Snow days | a second look at the X-T1.

Those of you familiar with this blog know that I often pick out something from our weekends and turn it into some sort of mini essay. Not today. Instead, I've created several series from our country outing and I'm including them all here, in a single post, along with a few remaining technical notes about the X-T1. You can think of this as part 2 of the camera review.

When I posted said review last week, my friend Robert Boyer commented via Twitter. His response had the merit of being succinct: "Meh." Robert can be grumpy; especially during the winter months. I know the feeling so I didn't take offense. In fact I can understand his reaction: this isn't a new sensor, it isn't a revolutionary new processor and the benefits can seem superficial at first glance. In fact it could be argued that the X-T1 brings back a DSLR design Fuji had seemingly been going against with the X series. To an OVF shooter, even the stellar giant EVF might seem less than enticing.

But I think it's important to see this camera within the context of the entire system, because this is now where we are with the X series. It's no longer just a couple of rangefinder-like cameras with great primes. In barely three years Fujifilm has built an entirely new camera ecosystem from the ground up, and when you stand back and look at this big picture the X-T1 not only makes perfect sense, it's a spectacular addition. It really is. For many of us, the X cameras are also no longer just an add-on, something to use in our off-time or as a curiosity on a shoot; for photographers, like me, who have moved entirely to Fujifilm, every gain in performance, every single refinement counts. Having used the X-T1 for over a week now I can say with absolute certainty that this is no small release: if you earn a living with these cameras, you owe it to yourself to try it out —  Everything is faster, more direct, more accessible. Having said that, if you're an X camera owner who's also still shooting DSLRs in parallel, then the benefits may not be as obvious to you. It all comes down to what you're looking for.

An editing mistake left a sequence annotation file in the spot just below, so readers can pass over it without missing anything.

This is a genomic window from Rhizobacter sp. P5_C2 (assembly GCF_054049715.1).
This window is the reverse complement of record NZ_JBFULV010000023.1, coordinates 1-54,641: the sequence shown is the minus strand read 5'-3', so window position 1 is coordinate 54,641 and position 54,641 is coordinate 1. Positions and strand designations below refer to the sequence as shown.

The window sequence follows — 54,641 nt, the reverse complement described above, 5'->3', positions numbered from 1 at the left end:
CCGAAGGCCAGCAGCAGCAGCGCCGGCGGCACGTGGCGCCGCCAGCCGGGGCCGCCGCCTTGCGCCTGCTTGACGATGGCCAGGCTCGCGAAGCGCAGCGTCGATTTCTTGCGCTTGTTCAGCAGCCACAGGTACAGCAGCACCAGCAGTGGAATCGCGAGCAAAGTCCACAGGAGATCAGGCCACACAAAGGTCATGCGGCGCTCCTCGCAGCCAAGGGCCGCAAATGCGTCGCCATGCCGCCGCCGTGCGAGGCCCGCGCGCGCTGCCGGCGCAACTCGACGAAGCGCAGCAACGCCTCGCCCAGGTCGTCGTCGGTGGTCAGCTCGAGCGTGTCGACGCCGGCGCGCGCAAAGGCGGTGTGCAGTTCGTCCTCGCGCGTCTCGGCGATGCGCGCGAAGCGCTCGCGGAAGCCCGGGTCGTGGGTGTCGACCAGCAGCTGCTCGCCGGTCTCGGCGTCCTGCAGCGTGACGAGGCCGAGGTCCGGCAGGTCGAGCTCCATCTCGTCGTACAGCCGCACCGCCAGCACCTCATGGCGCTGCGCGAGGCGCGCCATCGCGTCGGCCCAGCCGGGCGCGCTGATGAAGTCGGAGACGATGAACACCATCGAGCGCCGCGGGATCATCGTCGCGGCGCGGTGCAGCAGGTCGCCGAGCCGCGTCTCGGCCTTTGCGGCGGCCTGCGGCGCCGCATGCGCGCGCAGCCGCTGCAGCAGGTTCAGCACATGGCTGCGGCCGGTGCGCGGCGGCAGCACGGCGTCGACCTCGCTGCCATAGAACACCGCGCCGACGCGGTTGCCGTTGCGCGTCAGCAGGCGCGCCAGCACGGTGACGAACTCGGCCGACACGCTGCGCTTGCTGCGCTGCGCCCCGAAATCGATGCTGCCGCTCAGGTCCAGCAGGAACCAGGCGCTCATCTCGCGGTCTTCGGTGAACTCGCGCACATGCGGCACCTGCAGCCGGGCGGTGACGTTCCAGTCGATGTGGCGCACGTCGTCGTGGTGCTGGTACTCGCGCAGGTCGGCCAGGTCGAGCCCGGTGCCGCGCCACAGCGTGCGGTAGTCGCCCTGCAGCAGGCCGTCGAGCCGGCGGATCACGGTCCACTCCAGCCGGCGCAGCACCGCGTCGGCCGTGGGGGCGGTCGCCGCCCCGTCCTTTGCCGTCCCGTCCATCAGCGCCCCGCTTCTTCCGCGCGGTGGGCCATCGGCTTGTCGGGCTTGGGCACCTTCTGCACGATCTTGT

One more thing I want to make absolutely clear: when I write about these cameras I'm never doing so against other brands or systems. I'm not negating what other lenses or cameras can do. As enthusiastic as I am about the X series, I know we're not dealing in magical unicorns here...  There are other highly performing systems out there. So I'm just basically talking about my system of choice, my corner of the universe. That's all.

This weekend that universe mainly revolved around snow; lots and lots and lots of snow. I gotta say: I'm not at all into winter this year. In fact, truth be told  I'm extremely miserable and having a hard time dealing with it. I pretty much don't want to be here and I'd like it to be over... Yesterday. But the kids were ecstatic, my brother-in-law brought his snowmobile and with the proper clothes on I have to admit it wasn't half-bad. Photographically speaking it was even rather pretty; and it was a chance to test the X-T1 in the cold, with fast moving subjects in varying light conditions.

Saturday, PM. -3ºC.

The snow started around lunchtime and by the time we left the house it was falling non-stop. But it It felt downright balmy and I was able to leave my gloves off without risking frostbite. I decided to use the 18-55mm zoom for a change, to see how it felt on the camera but also to allow me to change point of view without having to wade through thigh-high snow... Running to get the shot? Not in this you don't. 


waiting for the ride



Sunday, AM. -10ºC and falling.

Weather out here is basically a race car: we can go from 0 to -25 in a heartbeat. Fortunately, we haven't gone too far down the rabbit hole this morning but it's still much, much colder; A big, bright sun can be deceiving. I've switched to the other zoom today, the XF 55-200mm — Another field of view, another way to see. I shoot birds through the window for kicks. Back inside I slip on the XF 35mm.


blue = cold

in = warm

Notes on tracking.